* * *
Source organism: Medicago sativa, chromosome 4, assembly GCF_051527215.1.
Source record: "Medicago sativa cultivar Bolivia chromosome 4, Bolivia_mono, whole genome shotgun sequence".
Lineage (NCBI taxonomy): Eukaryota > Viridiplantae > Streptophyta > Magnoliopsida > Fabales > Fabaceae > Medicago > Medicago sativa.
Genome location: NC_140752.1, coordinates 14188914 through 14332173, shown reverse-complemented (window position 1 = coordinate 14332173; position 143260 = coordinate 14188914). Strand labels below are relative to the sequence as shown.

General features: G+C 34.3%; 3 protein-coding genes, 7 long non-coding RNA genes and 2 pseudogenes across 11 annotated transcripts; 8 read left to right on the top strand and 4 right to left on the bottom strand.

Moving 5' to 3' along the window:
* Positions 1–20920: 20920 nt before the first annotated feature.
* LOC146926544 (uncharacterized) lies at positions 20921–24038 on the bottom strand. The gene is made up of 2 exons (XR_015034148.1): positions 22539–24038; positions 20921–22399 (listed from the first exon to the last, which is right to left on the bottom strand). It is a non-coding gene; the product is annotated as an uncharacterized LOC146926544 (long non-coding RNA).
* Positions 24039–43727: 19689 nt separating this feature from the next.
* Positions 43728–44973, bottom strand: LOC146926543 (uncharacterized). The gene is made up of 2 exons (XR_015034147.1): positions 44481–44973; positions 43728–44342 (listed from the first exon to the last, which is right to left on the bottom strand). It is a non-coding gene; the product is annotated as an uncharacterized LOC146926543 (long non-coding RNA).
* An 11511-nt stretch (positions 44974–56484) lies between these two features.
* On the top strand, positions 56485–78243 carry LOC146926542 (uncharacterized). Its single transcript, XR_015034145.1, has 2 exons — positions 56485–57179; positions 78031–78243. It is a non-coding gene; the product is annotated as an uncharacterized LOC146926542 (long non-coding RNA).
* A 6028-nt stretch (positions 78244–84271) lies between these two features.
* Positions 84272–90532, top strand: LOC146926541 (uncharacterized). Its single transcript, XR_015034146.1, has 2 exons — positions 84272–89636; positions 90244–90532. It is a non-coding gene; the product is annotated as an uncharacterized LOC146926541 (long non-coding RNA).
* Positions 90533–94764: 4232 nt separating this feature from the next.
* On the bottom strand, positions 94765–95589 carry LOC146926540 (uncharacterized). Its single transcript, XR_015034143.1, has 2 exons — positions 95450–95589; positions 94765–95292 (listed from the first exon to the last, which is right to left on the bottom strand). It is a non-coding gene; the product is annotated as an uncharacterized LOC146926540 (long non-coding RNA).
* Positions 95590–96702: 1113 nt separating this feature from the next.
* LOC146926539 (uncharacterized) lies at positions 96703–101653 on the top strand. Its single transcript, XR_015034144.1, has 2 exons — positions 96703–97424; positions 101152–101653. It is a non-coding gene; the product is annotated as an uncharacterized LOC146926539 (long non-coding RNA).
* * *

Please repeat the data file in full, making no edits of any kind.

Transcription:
Source organism: Medicago sativa, chromosome 4, assembly GCF_051527215.1.
Source record: "Medicago sativa cultivar Bolivia chromosome 4, Bolivia_mono, whole genome shotgun sequence".
Lineage (NCBI taxonomy): Eukaryota > Viridiplantae > Streptophyta > Magnoliopsida > Fabales > Fabaceae > Medicago > Medicago sativa.
Genome location: NC_140752.1, coordinates 14188914 through 14332173, shown reverse-complemented (window position 1 = coordinate 14332173; position 143260 = coordinate 14188914). Strand labels below are relative to the sequence as shown.

General features: G+C 34.3%; 3 protein-coding genes, 7 long non-coding RNA genes and 2 pseudogenes across 11 annotated transcripts; 8 read left to right on the top strand and 4 right to left on the bottom strand.

Moving 5' to 3' along the window:
* Positions 1–20920: 20920 nt before the first annotated feature.
* LOC146926544 (uncharacterized) lies at positions 20921–24038 on the bottom strand. The gene is made up of 2 exons (XR_015034148.1): positions 22539–24038; positions 20921–22399 (listed from the first exon to the last, which is right to left on the bottom strand). It is a non-coding gene; the product is annotated as an uncharacterized LOC146926544 (long non-coding RNA).
* Positions 24039–43727: 19689 nt separating this feature from the next.
* Positions 43728–44973, bottom strand: LOC146926543 (uncharacterized). The gene is made up of 2 exons (XR_015034147.1): positions 44481–44973; positions 43728–44342 (listed from the first exon to the last, which is right to left on the bottom strand). It is a non-coding gene; the product is annotated as an uncharacterized LOC146926543 (long non-coding RNA).
* An 11511-nt stretch (positions 44974–56484) lies between these two features.
* On the top strand, positions 56485–78243 carry LOC146926542 (uncharacterized). Its single transcript, XR_015034145.1, has 2 exons — positions 56485–57179; positions 78031–78243. It is a non-coding gene; the product is annotated as an uncharacterized LOC146926542 (long non-coding RNA).
* A 6028-nt stretch (positions 78244–84271) lies between these two features.
* Positions 84272–90532, top strand: LOC146926541 (uncharacterized). Its single transcript, XR_015034146.1, has 2 exons — positions 84272–89636; positions 90244–90532. It is a non-coding gene; the product is annotated as an uncharacterized LOC146926541 (long non-coding RNA).
* Positions 90533–94764: 4232 nt separating this feature from the next.
* On the bottom strand, positions 94765–95589 carry LOC146926540 (uncharacterized). Its single transcript, XR_015034143.1, has 2 exons — positions 95450–95589; positions 94765–95292 (listed from the first exon to the last, which is right to left on the bottom strand). It is a non-coding gene; the product is annotated as an uncharacterized LOC146926540 (long non-coding RNA).
* Positions 95590–96702: 1113 nt separating this feature from the next.
* LOC146926539 (uncharacterized) lies at positions 96703–101653 on the top strand. Its single transcript, XR_015034144.1, has 2 exons — positions 96703–97424; positions 101152–101653. It is a non-coding gene; the product is annotated as an uncharacterized LOC146926539 (long non-coding RNA).